The business world has become hyper-dependent on smartphones to store important, sensitive and even proprietary information not only about our companies but also about others and their companies.
But our smartphones are easily lost and frequently targeted by thieves.
The danger of having our most important information lost or stolen is now so great that it’s like walking around with hundreds of pieces of note paper stuffed into our hands and bulging out of our pockets – on a windy day.
The risk of losing important, irreplaceable, or proprietary data – some of which may actually belong to our clients or customers – is enormously high. In fact, one in 10 U.S. smartphone users have had their devices stolen, according to a recent study by Lookout, a mobile security firm. Perhaps more startling, one in every three robberies in the U.S. involves the theft of a mobile device, according to the Federal Communications Commission.
Then there’s the matter of smartphones that are simply lost, accidently destroyed, stepped on, dropped into water, or left lying in the parking lot after someone drives off having forgotten they left their phone on the roof as they climbed in.
In any case, companies run a huge risk because of the data stored on such devices.
What’s a Company to Do About Risks Posed by Mobile Devices?
What can they do about it? For starters, all companies these days need to have a clear, reasonable and enforceable cellphone use policy. Some companies or corporate departments dealing with extremely sensitive information – say, defense contractors, R&D departments, or banks – might be wise to implement a ban on cellphones being present in certain areas of the facility, or, at a minimum, forbid employees from recording any work data in their phones.
Other companies should consider issuing employees phones capable of handling work-related tasks but which can’t be used for personal purposes. Tough data security software then could be installed on such phones that would make it very difficult for unauthorized users to access stored data and applications.
Companies that allow employees to use their own cell phones – and thanks to the explosion of the BYOD (Bring Your Own Device) trend in the last couple of years that’s now close to half of all corporate employees – need to take two key security steps:
- Ensure Workers Use Passwords: They need to make sure employees use password-protected apps on their phones to access key company information. That way, thieves will have a hard time actually tapping into valuable information once they pilfer the phone.
- Have and Enforce a Policy: They need to make sure their employees know their responsibilities for protecting company data under the company’s cellphone use policy, and that employees are certain that the company WILL enforce tough consequences for their failure to protect company data. Such consequences could include termination in extreme cases of negligence or repeat offenses. But more likely it would involve financial penalties, unpaid suspension days, demotions, or loss of access to certain types of data (which could make doing their job harder and their path to promotion more difficult).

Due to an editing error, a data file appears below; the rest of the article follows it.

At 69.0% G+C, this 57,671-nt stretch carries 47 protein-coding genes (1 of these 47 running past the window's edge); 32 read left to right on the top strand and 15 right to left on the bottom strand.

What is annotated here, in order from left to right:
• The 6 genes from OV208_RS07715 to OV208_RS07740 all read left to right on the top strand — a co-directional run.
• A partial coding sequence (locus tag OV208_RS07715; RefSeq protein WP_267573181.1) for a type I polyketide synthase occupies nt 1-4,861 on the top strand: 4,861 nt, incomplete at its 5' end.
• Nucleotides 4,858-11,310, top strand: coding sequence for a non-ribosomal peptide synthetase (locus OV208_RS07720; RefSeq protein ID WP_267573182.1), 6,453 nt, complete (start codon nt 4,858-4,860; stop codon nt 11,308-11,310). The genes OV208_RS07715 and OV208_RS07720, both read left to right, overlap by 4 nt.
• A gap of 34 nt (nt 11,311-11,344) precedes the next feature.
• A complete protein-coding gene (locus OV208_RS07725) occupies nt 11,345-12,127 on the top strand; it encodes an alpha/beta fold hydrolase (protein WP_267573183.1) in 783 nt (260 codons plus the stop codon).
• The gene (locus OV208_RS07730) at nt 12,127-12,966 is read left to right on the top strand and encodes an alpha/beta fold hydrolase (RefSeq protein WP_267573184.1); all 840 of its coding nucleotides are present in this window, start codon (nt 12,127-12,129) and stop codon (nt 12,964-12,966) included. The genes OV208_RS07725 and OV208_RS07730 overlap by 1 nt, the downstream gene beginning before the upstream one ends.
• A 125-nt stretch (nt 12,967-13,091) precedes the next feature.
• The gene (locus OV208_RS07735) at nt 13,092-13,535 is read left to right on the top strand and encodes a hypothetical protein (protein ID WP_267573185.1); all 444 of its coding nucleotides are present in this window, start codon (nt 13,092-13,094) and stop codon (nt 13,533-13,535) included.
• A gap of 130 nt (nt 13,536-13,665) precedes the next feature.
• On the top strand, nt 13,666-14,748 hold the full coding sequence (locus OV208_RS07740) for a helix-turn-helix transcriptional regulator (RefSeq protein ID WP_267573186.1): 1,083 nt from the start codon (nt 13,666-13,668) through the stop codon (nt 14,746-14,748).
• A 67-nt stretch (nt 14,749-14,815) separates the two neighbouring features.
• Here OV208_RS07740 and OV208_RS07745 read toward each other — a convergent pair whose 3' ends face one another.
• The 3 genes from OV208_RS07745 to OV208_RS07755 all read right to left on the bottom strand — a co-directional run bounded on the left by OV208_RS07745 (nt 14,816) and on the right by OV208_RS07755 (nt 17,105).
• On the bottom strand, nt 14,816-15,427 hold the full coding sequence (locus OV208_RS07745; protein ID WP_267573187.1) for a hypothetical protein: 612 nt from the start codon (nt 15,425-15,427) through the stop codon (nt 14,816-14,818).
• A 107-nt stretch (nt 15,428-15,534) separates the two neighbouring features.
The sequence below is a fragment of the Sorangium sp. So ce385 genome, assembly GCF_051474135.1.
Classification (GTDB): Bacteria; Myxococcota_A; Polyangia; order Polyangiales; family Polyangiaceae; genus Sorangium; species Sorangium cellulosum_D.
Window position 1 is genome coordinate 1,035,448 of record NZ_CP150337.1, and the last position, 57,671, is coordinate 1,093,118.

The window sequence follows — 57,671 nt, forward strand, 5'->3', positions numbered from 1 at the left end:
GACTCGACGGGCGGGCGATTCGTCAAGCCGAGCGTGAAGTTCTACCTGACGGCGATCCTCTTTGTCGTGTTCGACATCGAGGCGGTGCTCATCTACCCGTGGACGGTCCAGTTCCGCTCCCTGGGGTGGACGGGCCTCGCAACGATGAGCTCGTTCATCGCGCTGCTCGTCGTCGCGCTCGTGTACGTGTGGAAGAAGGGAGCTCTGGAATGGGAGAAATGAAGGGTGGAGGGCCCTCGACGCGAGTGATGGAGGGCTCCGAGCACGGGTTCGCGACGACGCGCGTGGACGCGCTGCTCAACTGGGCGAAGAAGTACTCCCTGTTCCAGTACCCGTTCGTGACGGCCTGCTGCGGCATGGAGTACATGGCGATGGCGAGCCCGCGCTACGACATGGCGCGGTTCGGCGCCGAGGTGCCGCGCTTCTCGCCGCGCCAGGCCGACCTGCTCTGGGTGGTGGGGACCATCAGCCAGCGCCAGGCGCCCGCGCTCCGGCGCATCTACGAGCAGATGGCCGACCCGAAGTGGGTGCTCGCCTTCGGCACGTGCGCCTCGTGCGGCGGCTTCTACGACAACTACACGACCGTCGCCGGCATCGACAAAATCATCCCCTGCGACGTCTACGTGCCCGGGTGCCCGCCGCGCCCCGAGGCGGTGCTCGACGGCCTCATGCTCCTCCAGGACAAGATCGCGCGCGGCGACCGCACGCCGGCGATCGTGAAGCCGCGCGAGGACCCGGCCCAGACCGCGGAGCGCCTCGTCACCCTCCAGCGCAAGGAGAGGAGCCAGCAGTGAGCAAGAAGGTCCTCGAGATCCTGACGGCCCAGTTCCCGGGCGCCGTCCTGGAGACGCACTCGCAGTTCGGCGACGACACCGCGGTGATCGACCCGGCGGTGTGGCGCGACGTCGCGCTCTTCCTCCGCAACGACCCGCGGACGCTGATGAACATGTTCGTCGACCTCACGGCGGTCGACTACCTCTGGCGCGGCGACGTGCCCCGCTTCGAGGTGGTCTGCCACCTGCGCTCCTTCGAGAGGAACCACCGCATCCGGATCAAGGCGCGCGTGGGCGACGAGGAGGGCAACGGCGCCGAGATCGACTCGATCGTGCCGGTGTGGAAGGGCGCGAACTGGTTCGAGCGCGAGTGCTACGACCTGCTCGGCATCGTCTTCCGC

Why Tough BYOD Policies are Needed
Why are tough, nonsense policies even necessary? Because the value of a lost phone is often far greater to the company whose data is compromised than it is to the individual user, or even to the thief that steals simply to re-sell it on the huge international black market for cell phones.
Lookout’s study showed that smartphone owners typically value the data on their phones – names, numbers, photos, documents – at around $500. And refurbished smartphones on the black market can sell for $50 to $100 (or even less in some countries). But in many cases the company data on those phones is worth far more in the wrong hands.
Fortunately, sophisticated smartphone security solutions are now on the market. Apple’s iOS7 includes a feature called Activation Lock that can allow users to effectively wipe clean their iPhone’s memory and render the phone useless after it has been stolen. Of course iOS7 is only 9 months old, so many Apple users don’t yet have that feature. But within another year or two Activation Lock will be on the majority of iPhones in use.
Meanwhile, Samsung, Google, Microsoft, Motorola, Nokia and the five largest U.S. cellular carriers recently have signed on to a voluntary program to build so-called “kill switch” technology into their phones. The phone and operating system makers and cellular companies now have agreed that all phones sold in the U.S. after July 2015 will have the ability to be shut down remotely should they ever be stolen or lost.
But that still leaves more than a year. So the need for clearly-stated, tough and enforceable smart phone use policies for companies of all sizes remains.
If your company doesn’t have a BYOD policy or measures to protect against the loss of data on employee-owned devices, the best bet is to contact an IT managed services partner with experience in IT security. The right team of experts can help secure your company, today and into the future.